When the demon got bored,
he’d pass himself out sitting upright on the couch,
cigarette smoldering in an empty can of Coors,
TV on mute. I’d look over to see
those familiar black smudges
like newspaper ink beneath mom’s eyes.
She’d press a finger to her lips for me to be silent,
so that what just happened
wouldn’t happen again. Not tonight, at least.
I pantomimed He-Man hitting She-Ra.
Days later, the demon was facedown, on the floor.
Bob Ross was on TV right above the demon,
palette in hand, onto which he squeezed
tubes of brightly colored paints.
Alizarin crimson: for the color of mom’s split lip.
Phthalo blue: for today’s new bruises.
Yellow ochre: the color of last week’s bruises
just beginning to heal.
In front of the craggy, snow-capped mountain,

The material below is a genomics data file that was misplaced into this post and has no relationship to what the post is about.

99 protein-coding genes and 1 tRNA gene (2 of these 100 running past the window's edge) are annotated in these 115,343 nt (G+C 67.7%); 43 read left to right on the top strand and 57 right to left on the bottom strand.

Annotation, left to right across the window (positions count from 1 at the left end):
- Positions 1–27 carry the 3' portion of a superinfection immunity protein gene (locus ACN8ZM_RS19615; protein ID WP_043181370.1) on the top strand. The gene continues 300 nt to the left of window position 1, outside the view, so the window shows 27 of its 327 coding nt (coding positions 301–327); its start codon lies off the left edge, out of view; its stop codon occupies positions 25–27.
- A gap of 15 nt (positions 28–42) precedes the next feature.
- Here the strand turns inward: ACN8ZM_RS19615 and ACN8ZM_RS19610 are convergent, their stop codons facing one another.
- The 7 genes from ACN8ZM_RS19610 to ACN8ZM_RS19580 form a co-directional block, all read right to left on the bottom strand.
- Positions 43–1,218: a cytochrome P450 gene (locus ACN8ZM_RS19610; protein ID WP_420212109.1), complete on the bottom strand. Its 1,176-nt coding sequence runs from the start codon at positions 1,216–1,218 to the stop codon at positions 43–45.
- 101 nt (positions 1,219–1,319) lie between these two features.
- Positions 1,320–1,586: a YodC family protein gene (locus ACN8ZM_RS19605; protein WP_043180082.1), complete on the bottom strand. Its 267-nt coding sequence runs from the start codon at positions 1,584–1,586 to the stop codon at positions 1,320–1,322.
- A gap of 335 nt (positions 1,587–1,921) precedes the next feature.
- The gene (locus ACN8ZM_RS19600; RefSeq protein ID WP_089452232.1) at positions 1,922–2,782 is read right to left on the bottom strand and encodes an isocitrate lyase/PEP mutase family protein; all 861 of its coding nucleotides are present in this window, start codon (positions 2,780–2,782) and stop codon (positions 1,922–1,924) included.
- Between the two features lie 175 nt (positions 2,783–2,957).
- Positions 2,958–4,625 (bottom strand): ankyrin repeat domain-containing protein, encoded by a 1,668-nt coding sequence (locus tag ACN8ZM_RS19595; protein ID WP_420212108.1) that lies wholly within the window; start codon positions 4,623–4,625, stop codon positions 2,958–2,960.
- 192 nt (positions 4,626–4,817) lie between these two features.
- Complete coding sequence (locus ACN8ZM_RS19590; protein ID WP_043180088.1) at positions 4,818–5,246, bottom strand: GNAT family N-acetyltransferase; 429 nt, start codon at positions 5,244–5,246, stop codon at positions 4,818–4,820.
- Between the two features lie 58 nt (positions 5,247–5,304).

Bob would paint a vertical dark line.
A thick upstroke tapers into the trunk of a spruce pine.
I remember wishing that the demon on the floor
was Bob’s brush…when Bob needed to clean his brush,
dad getting dunked into a small bucket of sober,
then get the drunk slapped out of him on the leg of Bob’s easel.
Just beat the devil out of it.
Bob paused, looked at the camera, then asked me
if I thought the tree looked lonely.
Does she need a friend?
Casting a sideways glance at mom,
who was icing her lip with a frozen bag of peas,
I nodded to Bob: Yes. Paint a forest.